Cambridge Analytica, the data analytics firm involved in a scandal with Facebook over misuse of private data, is learning what it's like to have their privacy invaded. Britain's information commissioner announced today that she is seeking a warrant to search the company's office and servers for any evidence of illegal activity.
CEO of Cambridge Analytica Alexander Nix speaks at the 2016 Concordia Summit. Photo: Getty
It's been an eventful few days for the data firm. The drama all began over the weekend with an internal whistleblower coming forward to say that Cambridge Analytica had acquired the personal data on 50 million Facebook users through a method that violated Facebook's terms of service. Then, on Monday, the UK's Channel 4 ran the second part of an ongoing investigation into Cambridge Analytica's shady political practices.
The segment from Channel 4 featured undercover video of a man identified as Cambridge Analytica's chief executive, Alexander Nix, speaking with reporters he believed to be potential clients. From Channel 4:
In one exchange, when asked about digging up material on political opponents, Mr Nix said they could "send some girls around to the candidate's house", adding that Ukrainian girls "are very beautiful, I find that works very well".
In another he said: "We'll offer a large amount of money to the candidate, to finance his campaign in exchange for land for instance, we'll have the whole thing recorded, we'll blank out the face of our guy and we post it on the Internet."
Offering bribes to public officials is an offence under both the UK Bribery Act and the US Foreign Corrupt Practices Act. Cambridge Analytica operates in the UK and is registered in the United States.
After the segment aired, Britain's Information Commissioner, Elizabeth Denham, appeared for an interview with Channel 4's Jon Snow. Denham said that her office "has been carrying out an investigation into data analytics and political profiling and micro-targeting for several months now. And we have heard similar allegations during our investigation."
The commissioner emphasised that Cambridge Analytica and Facebook are only one part of their investigation, which involves 30 organisations and was started with the intent of explaining to the public what happens to their personal data during political campaigning. Denham said that she issued a demand for access to Cambridge Analytica on March 7 and that she was not satisfied with its response. She said that her office will formally request the warrant tomorrow, and she is seeking access to the computers and property of the firm.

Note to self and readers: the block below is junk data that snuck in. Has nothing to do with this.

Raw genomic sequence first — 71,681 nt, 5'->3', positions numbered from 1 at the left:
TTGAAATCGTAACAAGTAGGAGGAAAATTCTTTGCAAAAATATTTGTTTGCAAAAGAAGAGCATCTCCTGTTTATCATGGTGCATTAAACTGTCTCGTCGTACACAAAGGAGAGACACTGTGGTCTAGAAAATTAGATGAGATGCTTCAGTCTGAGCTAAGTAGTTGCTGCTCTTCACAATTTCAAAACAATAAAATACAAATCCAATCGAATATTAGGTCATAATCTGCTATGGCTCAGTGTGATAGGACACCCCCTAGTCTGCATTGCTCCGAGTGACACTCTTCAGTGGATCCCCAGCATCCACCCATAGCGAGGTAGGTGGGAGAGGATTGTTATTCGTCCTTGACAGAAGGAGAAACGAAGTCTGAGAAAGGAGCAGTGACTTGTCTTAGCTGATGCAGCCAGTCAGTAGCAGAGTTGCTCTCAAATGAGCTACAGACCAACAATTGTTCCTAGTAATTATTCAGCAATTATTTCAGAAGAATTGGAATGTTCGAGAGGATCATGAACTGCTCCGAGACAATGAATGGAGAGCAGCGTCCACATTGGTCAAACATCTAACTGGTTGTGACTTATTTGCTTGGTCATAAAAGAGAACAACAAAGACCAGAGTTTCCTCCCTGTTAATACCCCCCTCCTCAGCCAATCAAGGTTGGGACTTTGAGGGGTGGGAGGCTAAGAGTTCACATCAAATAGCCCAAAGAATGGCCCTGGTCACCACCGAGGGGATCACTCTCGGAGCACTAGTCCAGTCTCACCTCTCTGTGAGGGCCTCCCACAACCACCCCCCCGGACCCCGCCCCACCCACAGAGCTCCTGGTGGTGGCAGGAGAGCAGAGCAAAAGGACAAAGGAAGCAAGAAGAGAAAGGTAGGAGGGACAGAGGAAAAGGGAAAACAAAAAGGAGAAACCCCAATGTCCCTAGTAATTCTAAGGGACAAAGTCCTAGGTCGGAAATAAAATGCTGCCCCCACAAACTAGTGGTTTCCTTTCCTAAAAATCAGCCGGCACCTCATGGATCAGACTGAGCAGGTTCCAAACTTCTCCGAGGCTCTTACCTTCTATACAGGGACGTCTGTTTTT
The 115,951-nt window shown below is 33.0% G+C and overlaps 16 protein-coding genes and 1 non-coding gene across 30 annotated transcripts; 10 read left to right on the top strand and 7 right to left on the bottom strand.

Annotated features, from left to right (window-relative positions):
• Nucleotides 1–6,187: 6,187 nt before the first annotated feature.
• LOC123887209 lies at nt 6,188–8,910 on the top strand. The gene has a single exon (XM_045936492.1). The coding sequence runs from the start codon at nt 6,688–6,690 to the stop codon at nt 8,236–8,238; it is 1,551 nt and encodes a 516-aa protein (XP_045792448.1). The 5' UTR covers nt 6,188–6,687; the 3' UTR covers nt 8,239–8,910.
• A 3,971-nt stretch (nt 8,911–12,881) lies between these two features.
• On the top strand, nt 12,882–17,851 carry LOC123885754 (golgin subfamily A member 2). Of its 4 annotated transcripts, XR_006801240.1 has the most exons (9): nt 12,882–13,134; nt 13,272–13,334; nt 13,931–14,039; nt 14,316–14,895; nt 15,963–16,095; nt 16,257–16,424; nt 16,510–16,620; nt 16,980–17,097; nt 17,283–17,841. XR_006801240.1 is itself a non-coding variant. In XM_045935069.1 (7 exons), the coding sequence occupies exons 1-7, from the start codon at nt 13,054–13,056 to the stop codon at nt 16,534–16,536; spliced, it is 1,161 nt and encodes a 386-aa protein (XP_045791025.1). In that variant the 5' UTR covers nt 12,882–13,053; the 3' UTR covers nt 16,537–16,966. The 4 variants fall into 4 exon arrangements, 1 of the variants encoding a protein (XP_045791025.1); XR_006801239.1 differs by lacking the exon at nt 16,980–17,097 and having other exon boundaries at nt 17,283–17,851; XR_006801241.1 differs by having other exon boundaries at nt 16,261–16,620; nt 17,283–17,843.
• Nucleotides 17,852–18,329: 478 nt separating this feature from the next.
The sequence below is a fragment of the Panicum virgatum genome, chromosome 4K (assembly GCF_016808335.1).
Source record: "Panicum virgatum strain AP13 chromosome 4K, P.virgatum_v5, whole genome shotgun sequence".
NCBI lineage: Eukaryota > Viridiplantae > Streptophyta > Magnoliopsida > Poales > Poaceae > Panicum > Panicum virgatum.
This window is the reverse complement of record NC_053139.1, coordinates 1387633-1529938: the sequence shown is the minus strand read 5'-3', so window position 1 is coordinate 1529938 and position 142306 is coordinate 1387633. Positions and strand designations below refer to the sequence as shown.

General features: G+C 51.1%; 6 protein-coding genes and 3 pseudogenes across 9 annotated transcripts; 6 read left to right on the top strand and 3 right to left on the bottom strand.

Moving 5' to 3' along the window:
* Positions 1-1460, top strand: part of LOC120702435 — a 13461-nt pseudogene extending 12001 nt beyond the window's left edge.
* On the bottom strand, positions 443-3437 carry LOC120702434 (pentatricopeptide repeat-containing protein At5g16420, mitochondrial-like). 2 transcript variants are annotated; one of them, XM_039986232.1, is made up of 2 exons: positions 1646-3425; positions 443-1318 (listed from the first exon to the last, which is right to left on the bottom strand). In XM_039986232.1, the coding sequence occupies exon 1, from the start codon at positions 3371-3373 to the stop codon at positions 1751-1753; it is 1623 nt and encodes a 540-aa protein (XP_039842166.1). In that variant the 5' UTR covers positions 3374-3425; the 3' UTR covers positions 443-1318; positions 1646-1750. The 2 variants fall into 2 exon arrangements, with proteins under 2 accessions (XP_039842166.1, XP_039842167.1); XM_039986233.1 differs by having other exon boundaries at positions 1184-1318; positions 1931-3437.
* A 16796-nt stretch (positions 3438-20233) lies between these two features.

Facebook's own forensic investigators were going to conduct an independent review of Cambridge Analytica's systems, according to an announcement today.
However, Facebook has confirmed that auditors from Stroz Friedberg, the digital forensics firm it hired to conduct the probe of Cambridge Analytica's servers, were asked to leave by UK authorities. "At the request of the UK Information Commissioner's Office, which has announced it is pursuing a warrant to conduct its own on-site investigation, the Stroz Friedberg auditors stood down," Facebook said in a statement.
Denham said that "Facebook has been cooperative with us and has provided a great deal of information about the 50 million profiles. We're waiting on more information, but it's Cambridge Analytica that has been uncooperative with our investigation."
We've reached out to Cambridge Analytica for comment but did not receive an immediate reply. Considering how much emphasis the man identified as Nix in the video puts on client privacy, we're going to go out on a limb and guess that the company isn't very pleased.
The Washington Post reported on Monday that "Cambridge Analytica earned more than $16 million [$AU21 million] from 2014 to 2016 from nearly 20 Republican candidates and political committees". The campaign to elect Donald Trump for president accounted for $US5.9 million ($7.7 million) of that in 2016, according to FEC filings.
You can read the ICO's full formal statement here.